When it comes to the disastrous effects of climate change, few countries are as vulnerable as Bangladesh.
While rich countries do the polluting that is actually responsible for climate change, the poor and vulnerable in Bangladesh suffer the most.
The Paris Agreement may have given the world some hope, but the fate of the planet seems to have taken a backseat to factors like money and geopolitics, with countries saying one thing and doing another.
It is truly disappointing to see developed countries refusing to recognise the need for public and grant-based resources for adaptation.
Poor countries have been forced to finalise the draft for loss and damages without a clear understanding of where the finances will come from.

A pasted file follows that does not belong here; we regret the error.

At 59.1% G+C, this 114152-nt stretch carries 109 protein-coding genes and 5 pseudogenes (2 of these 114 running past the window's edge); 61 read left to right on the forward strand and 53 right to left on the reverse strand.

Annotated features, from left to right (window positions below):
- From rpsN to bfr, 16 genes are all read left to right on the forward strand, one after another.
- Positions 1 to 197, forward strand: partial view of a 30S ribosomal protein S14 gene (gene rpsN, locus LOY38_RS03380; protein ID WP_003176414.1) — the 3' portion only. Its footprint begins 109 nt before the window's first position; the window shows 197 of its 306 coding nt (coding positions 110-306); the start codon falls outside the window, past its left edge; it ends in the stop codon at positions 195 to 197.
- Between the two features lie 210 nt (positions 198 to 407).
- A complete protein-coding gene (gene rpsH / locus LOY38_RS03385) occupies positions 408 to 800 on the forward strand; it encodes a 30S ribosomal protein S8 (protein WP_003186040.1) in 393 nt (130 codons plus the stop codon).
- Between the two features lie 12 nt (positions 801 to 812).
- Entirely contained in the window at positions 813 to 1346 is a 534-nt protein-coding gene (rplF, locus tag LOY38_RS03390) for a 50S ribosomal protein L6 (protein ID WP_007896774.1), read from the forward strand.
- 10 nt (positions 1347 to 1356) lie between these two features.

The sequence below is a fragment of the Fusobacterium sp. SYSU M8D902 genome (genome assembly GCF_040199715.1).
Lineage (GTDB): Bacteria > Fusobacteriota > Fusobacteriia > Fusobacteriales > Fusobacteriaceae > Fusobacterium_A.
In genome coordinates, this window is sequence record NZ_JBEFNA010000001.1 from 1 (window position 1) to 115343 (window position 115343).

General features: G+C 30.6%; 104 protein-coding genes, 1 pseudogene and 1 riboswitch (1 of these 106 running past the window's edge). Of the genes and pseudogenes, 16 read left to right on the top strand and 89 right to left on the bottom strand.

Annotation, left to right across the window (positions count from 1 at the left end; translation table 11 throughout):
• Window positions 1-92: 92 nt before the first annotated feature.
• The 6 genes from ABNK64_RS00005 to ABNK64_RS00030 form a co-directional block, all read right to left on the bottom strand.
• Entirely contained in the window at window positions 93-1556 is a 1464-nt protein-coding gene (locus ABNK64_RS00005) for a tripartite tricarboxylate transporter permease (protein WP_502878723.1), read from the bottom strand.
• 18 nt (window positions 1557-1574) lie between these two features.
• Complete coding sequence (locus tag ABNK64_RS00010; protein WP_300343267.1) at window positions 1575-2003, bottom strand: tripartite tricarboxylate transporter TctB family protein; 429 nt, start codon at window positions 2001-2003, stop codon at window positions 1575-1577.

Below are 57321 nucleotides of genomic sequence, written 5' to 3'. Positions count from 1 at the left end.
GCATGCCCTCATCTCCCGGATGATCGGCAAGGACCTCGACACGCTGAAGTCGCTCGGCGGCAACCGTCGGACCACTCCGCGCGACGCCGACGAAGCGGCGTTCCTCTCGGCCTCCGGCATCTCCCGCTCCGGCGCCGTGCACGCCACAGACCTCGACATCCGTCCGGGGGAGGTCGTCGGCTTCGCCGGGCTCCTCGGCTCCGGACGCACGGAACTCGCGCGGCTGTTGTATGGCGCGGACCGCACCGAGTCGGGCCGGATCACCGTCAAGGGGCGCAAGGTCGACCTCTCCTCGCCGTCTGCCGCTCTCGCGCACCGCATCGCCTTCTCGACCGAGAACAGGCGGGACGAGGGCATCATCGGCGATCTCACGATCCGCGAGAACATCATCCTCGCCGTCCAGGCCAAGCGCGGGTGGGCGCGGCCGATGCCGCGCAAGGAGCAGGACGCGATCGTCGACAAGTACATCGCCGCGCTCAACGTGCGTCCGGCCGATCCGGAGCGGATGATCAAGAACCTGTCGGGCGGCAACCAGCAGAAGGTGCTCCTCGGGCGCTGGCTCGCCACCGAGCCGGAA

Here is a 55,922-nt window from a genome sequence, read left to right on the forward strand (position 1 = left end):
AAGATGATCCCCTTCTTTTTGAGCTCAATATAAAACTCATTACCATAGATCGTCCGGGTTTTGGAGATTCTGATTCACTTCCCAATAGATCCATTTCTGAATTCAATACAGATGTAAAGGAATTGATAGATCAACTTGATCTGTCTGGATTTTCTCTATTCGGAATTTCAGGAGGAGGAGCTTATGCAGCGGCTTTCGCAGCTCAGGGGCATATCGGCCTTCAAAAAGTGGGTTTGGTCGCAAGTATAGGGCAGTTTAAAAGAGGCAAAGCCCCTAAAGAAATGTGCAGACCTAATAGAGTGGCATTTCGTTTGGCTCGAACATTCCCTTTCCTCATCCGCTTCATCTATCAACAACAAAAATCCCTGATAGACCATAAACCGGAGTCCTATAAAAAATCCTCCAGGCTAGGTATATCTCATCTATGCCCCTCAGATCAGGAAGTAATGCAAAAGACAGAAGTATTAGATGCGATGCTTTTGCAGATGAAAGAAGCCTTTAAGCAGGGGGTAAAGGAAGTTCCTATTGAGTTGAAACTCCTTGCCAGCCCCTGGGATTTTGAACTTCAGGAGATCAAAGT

And although developed nations do not seem to object in theory to the need for these grants, they do not actually wish to pay up.
Right now, the rich nations of the world with the power to make a difference are stalling, often by using vague language in their decisions on loss and damage.
Time and again, we have seen that certain adverse effects of climate change are irreversible -- and that is when the question of compensation comes in.
But at COP23, both Europe and Australia said they were wary of identifying climate change as the sole culprit of extreme weather events, in spite of volumes of evidence to the contrary.
Poor countries have suffered enough for the sins of rich nations -- it is now their solemn duty to pay up and set things straight.